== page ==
Romper

9 Things To Consider Before Co-Sleeping

Co-sleeping can be a lovely experience for both parents and children. It is also something that, in order to work best, takes careful consideration and planning. Co-sleeping and bed sharing will transform your bedroom from an adults-only sanctuary into a shared family space. I'm not saying that this is in any way a bad thing, but it's just one of the many things to consider before co-sleeping.

I co-slept with my children. When my daughter was an infant, she slept in a bassinet next to my bed, and my son, who was then a toddler, slept in our bed. As my daughter grew, she and my son would take turns: one of them would sleep in a toddler bed next to us, and the other would sleep in the bed.

Eventually, they both transitioned out of our room without too much of a fuss. But, in all honestly this is was all sheer luck. My husband and I started co-sleeping mostly out of pure exhaustion, and not at all because we had done any research or given it any consideration. Had we been blessed with kids who fought against sleeping in their own rooms, we wouldn't have had any clue what to do.

I don't recommend that you fly by the seat of your pants when it comes to co-sleeping. Here are some things you should consider before bringing baby into the bed.

1. Are You OK With It?

jjbyrne/pixabay

Before you deciding to co-sleep, you should ask yourself whether this is something that you really want. If the idea of sharing your bed doesn't appeal to you, you should definitely take that into consideration, especially since transitioning a child out of your bed is often a difficult process.

2. Is Your Spouse OK With It?

jakobking85/pixabay

Even if you're totally on board, Pregnancy and Baby noted that both parents should agree and feel comfortable with co-sleeping. Having one partner against the idea can cause problems down the line.

3. Is Your Bed Big Enough?

Olichel/Pixabay

Before you bring your baby into your bed, you should consider the size of your mattress and who else is sleeping with you. Dr. Sears recommends a queen or king-size bed for co-sleeping, this way both parents and the baby will have room to roll over safely.

4. Is Your Bed Safe?

AlexMayo/Pixabay

According to Kids Health From Nemours, waterbeds, blankets, pillows, comforters and quilts can all be potential hazards to a sleeping infant. The organization recommend not bed sharing with an infant under four months of age, and dressing the baby in a sleeper instead of using a blanket.

5. How Long Do You Plan To Co-Sleep?

Galloo/pixabay

Do you have a set point in which you expect your child to move to his or her own room? Because transitioning can be a difficult process, Dr. Craig Canapari of Yale Pediatric Sleep Center recommended being consistent, having a plan, and  mindfully choosing a "quit date" that you will stick to.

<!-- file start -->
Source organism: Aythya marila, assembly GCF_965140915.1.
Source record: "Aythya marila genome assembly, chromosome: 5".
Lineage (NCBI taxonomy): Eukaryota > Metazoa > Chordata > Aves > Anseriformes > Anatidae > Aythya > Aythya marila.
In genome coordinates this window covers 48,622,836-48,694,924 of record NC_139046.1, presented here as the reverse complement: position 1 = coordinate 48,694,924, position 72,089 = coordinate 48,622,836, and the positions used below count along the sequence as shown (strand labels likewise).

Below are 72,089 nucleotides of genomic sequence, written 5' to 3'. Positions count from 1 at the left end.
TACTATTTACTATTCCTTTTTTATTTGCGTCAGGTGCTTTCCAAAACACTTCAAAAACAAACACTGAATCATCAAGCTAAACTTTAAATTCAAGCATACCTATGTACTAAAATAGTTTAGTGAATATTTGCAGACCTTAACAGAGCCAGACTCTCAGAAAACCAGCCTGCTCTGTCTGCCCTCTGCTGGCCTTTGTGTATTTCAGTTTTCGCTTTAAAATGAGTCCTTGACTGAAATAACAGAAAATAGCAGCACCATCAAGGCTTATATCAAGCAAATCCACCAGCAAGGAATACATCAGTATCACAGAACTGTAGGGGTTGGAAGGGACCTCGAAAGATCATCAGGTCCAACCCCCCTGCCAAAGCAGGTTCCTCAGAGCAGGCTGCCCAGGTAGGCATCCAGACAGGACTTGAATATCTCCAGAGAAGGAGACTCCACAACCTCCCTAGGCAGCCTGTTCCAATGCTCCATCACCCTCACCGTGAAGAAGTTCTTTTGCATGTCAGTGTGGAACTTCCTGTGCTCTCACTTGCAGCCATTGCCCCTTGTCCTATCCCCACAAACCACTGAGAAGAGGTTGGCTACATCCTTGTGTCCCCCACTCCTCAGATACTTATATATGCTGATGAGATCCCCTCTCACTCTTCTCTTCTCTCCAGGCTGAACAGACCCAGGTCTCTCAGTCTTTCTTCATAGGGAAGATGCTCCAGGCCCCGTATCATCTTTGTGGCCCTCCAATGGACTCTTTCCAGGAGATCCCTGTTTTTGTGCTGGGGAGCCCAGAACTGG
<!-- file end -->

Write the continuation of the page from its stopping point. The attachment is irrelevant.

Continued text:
6. What If You Have More Kids?

sathyatripodi/pixabay

According to Kids Health From Nemours, babies should not share a bed with other children, particularly toddlers, because they aren't aware of the baby's presence while they sleep. If you are still sharing your bed with your older child, consider if you want to begin to transition them into their own bed, or keep the newborn in a separate crib or playpen.

7. Where Will You Have Sex?

Unsplash/Pixabay

It's one thing if your infant is sleeping in a crib or bassinet in your room, but if you are bed sharing or room sharing with an older child, your sex life could suffer according to What To Expect. Consider where else you can get freaky when the mood strikes.

8. Do You Already Co-Sleep With A Pet?

Pexels/Pixabay

If you have a pet that is used to sleeping in your bed, bringing your baby into the bed, too, can be very dangerous. No matter how tame and loving your pet is, you cannot predict how it will react when the baby arrives, especially if the baby is encroaching into its space. Those who've slept with pets know that many of them will not hesitate to try to sleep on top of you in the middle of the night. You don't want it to try that on the baby.

9. What If You Change Your Mind?

ErikaWittlieb/Pixabay

It's a possibility that after a little while of co-sleeping, you or your spouse might feel that it is just not working out. Maybe your child moves too much, kicks, or makes noises that keep you up all night. Lack of sleep can negatively impact your parenting, your job, and even your marriage. The good news is that you will know relatively quickly if co-sleeping isn't for you, and your baby will still be young enough to easily adjust to a new sleeping situation.